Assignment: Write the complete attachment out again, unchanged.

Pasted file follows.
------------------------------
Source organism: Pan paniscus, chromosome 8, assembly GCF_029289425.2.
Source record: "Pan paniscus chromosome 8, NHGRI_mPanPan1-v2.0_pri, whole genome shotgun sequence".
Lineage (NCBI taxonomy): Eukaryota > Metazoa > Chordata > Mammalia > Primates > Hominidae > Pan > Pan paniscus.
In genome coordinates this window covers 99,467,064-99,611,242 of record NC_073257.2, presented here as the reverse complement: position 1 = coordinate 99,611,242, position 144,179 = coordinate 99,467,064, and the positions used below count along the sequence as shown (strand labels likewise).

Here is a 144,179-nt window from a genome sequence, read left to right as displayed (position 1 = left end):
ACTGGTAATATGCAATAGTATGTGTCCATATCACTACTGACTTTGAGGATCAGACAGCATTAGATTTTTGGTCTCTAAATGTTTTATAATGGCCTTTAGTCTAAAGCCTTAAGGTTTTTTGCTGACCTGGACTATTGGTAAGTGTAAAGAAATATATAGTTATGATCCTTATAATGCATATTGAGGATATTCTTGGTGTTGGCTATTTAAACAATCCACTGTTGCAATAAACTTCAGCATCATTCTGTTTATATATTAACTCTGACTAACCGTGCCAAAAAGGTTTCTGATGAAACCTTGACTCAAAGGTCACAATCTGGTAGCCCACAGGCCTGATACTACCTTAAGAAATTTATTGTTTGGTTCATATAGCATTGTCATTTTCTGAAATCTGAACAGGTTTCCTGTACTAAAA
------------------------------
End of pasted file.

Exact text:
Source organism: Pan paniscus, chromosome 8, assembly GCF_029289425.2.
Source record: "Pan paniscus chromosome 8, NHGRI_mPanPan1-v2.0_pri, whole genome shotgun sequence".
Lineage (NCBI taxonomy): Eukaryota > Metazoa > Chordata > Mammalia > Primates > Hominidae > Pan > Pan paniscus.
In genome coordinates this window covers 99,467,064-99,611,242 of record NC_073257.2, presented here as the reverse complement: position 1 = coordinate 99,611,242, position 144,179 = coordinate 99,467,064, and the positions used below count along the sequence as shown (strand labels likewise).

Here is a 144,179-nt window from a genome sequence, read left to right as displayed (position 1 = left end):
ACTGGTAATATGCAATAGTATGTGTCCATATCACTACTGACTTTGAGGATCAGACAGCATTAGATTTTTGGTCTCTAAATGTTTTATAATGGCCTTTAGTCTAAAGCCTTAAGGTTTTTTGCTGACCTGGACTATTGGTAAGTGTAAAGAAATATATAGTTATGATCCTTATAATGCATATTGAGGATATTCTTGGTGTTGGCTATTTAAACAATCCACTGTTGCAATAAACTTCAGCATCATTCTGTTTATATATTAACTCTGACTAACCGTGCCAAAAAGGTTTCTGATGAAACCTTGACTCAAAGGTCACAATCTGGTAGCCCACAGGCCTGATACTACCTTAAGAAATTTATTGTTTGGTTCATATAGCATTGTCATTTTCTGAAATCTGAACAGGTTTCCTGTACTAAAA